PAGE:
By Sam Forgione
NEW YORK, April 2 (Reuters) - U.S. consultants who advise
companies on how to manage their employees' retirement plans
expect emerging market stocks to outperform in a lower-return
environment over the next several years, a survey by bond giant
PIMCO showed on Monday.
The survey, which tracked 51 consulting firms, found that
many of them expect emerging market stocks to outperform all
other asset classes, but with greater volatility. In addition,
65 percent of the firms expect lower returns and higher
volatility in various asset classes over the next two to five
The findings come as investment returns from "junk" bonds
and government guaranteed mortgage securities to even some
battered euro-zone debt have dropped against the backdrop of
global central bank policies intended to suppress borrowing
Corporate pension plans are hard-pressed to generate profits
amid a low interest-rate environment and rising funding
shortfalls. The 100 largest U.S. pension plans had a record
funding deficit of $388.8 billion at the end of last year, a
$61.1 billion increase from 2011, according to consulting firm
A significant portion of the consulting firms in the PIMCO
survey, which advise an average of $48 billion each in 401(K)
plan assets, forecast that emerging market stocks will earn a 10
percent return over the next three to five years.
Despite that strong forecast and expectations of lower
returns overall, 60 percent of the firms recommended cutting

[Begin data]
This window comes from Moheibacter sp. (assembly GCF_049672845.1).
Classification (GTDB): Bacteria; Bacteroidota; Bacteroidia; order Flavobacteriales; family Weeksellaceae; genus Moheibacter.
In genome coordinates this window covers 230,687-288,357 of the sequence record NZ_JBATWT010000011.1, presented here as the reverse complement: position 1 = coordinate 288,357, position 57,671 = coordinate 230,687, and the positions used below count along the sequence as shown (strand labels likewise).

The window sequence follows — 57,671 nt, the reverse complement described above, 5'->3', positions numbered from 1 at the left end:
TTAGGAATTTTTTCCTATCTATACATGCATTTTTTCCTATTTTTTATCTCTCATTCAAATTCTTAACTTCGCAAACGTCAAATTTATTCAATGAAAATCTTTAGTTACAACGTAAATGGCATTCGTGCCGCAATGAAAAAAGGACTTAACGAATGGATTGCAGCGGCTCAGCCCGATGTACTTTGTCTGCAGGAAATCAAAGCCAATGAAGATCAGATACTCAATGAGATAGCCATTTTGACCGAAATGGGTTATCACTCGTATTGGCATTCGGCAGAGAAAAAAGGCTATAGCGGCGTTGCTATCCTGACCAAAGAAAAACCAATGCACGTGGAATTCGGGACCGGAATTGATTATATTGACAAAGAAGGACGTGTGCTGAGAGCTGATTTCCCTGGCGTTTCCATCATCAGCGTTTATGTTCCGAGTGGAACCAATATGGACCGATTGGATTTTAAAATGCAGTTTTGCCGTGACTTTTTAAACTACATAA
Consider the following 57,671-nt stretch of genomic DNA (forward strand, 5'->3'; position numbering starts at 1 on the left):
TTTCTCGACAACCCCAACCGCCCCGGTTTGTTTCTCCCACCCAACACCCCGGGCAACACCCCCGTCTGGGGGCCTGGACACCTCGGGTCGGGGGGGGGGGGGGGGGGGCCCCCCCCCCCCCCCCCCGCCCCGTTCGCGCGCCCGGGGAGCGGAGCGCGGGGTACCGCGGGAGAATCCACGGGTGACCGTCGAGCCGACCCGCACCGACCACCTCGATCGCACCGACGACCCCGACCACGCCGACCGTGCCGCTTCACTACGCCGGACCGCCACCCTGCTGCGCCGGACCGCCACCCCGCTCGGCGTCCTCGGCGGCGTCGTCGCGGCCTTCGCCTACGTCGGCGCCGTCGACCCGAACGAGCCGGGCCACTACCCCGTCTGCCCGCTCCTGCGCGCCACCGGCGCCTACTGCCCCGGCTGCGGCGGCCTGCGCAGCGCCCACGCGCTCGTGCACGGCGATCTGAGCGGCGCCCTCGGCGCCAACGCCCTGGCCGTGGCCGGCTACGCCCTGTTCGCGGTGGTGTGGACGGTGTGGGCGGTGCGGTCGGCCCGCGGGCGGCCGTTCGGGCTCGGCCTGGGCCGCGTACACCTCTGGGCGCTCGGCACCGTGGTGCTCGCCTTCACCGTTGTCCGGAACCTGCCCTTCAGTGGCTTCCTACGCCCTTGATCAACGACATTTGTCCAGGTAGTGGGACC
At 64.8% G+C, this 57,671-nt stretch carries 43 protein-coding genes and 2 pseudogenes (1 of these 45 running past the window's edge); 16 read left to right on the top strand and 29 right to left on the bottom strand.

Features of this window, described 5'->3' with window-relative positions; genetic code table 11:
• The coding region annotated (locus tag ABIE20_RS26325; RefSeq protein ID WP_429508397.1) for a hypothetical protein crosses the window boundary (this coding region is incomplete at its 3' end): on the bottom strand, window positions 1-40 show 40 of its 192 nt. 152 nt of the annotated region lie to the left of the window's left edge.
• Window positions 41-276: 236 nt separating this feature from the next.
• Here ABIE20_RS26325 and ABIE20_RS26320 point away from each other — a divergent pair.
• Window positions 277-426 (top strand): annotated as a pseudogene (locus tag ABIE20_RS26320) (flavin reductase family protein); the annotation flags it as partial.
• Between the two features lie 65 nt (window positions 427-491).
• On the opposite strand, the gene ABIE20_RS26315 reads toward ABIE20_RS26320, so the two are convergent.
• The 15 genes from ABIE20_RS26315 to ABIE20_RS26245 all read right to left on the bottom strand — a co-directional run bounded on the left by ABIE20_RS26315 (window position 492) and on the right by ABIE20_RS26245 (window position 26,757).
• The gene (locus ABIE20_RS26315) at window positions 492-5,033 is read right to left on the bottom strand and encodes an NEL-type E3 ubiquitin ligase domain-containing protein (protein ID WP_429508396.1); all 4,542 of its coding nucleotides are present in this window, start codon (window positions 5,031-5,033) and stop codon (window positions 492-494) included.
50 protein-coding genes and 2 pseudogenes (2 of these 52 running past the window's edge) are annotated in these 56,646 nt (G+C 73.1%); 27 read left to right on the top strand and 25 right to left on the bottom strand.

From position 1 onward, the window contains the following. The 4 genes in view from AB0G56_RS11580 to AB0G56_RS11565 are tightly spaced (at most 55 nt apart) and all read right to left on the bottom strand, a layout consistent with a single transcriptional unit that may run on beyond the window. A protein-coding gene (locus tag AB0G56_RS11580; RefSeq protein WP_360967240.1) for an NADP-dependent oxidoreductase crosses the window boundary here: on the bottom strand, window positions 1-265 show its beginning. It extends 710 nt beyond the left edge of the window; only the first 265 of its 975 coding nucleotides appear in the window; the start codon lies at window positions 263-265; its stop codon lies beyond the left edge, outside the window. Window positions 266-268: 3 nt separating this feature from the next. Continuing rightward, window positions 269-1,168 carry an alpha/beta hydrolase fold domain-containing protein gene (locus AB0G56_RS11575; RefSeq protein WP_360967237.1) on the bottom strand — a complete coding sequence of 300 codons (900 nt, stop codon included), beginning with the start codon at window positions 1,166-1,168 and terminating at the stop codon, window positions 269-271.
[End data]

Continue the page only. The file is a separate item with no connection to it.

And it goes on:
exposure to risk assets, including stocks. Among the firms, 81
percent also suggested adding inflation-protected securities,
including Treasury Inflation-Protected Securities, to retirement
Among the firms, 78 percent also predict that corporations
will add global stocks to their retirement plans.
Newport Beach, California-based Pacific Investment
Management Co., or PIMCO, has conducted the Defined Contribution
Consulting Support and Trends Survey annually for the past seven
years. PIMCO had $2 trillion in assets at the end of last year.
The company, run by founder and co-chief investment officer
Bill Gross and chief executive and co-chief investment officer
Mohamed El-Erian, runs the PIMCO Total Return Fund, the world's
largest mutual fund with over $288 billion in assets.
PIMCO also managed nearly $174 billion in retirement plan
assets as of Dec. 31, 2011. Gross has warned of lower returns on
financial assets, particularly high-yield bonds and stocks, in
his monthly letters to investors.
Many of the consulting firms surveyed, which included JP
Morgan Performance Analytics & Consulting and Morgan Stanley
Smith Barney, recommended adding emerging market bonds,
commodities, and high-yield "junk" bonds to retirement
portfolios in target-date funds.
Among the firms, 61 percent said that emerging market debt
would be valuable to add, while 49 percent vouched for
commodities and 39 percent vouched for high-yield.
Nearly all of the firms - 98 percent - also suggested that
companies offer target-date and target-risk strategies in
Target-date strategies aim for a retirement date and shift
asset allocation from riskier assets like stocks to more stable
assets like bonds as the retiree ages.